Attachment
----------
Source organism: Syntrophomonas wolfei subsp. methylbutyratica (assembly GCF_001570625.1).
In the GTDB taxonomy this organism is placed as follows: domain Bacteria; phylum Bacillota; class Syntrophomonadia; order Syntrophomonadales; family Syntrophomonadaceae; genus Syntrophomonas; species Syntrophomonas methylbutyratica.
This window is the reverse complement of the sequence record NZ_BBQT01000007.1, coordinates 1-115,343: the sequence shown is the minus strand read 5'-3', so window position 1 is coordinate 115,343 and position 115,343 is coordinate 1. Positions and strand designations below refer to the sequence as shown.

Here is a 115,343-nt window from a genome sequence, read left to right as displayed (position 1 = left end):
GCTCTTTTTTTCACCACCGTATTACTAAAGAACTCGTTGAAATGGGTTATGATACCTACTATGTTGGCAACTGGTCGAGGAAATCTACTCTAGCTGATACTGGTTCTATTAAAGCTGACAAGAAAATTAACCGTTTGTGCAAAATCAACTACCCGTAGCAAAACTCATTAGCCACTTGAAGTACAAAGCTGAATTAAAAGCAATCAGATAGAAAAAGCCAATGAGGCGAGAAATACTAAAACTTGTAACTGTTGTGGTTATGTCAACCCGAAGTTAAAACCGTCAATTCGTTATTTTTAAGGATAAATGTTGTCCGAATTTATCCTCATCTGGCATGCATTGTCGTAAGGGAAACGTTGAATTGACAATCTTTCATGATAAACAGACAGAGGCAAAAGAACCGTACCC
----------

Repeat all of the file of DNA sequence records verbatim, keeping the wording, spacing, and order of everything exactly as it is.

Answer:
Source organism: Syntrophomonas wolfei subsp. methylbutyratica (assembly GCF_001570625.1).
In the GTDB taxonomy this organism is placed as follows: domain Bacteria; phylum Bacillota; class Syntrophomonadia; order Syntrophomonadales; family Syntrophomonadaceae; genus Syntrophomonas; species Syntrophomonas methylbutyratica.
This window is the reverse complement of the sequence record NZ_BBQT01000007.1, coordinates 1-115,343: the sequence shown is the minus strand read 5'-3', so window position 1 is coordinate 115,343 and position 115,343 is coordinate 1. Positions and strand designations below refer to the sequence as shown.

Here is a 115,343-nt window from a genome sequence, read left to right as displayed (position 1 = left end):
GCTCTTTTTTTCACCACCGTATTACTAAAGAACTCGTTGAAATGGGTTATGATACCTACTATGTTGGCAACTGGTCGAGGAAATCTACTCTAGCTGATACTGGTTCTATTAAAGCTGACAAGAAAATTAACCGTTTGTGCAAAATCAACTACCCGTAGCAAAACTCATTAGCCACTTGAAGTACAAAGCTGAATTAAAAGCAATCAGATAGAAAAAGCCAATGAGGCGAGAAATACTAAAACTTGTAACTGTTGTGGTTATGTCAACCCGAAGTTAAAACCGTCAATTCGTTATTTTTAAGGATAAATGTTGTCCGAATTTATCCTCATCTGGCATGCATTGTCGTAAGGGAAACGTTGAATTGACAATCTTTCATGATAAACAGACAGAGGCAAAAGAACCGTACCC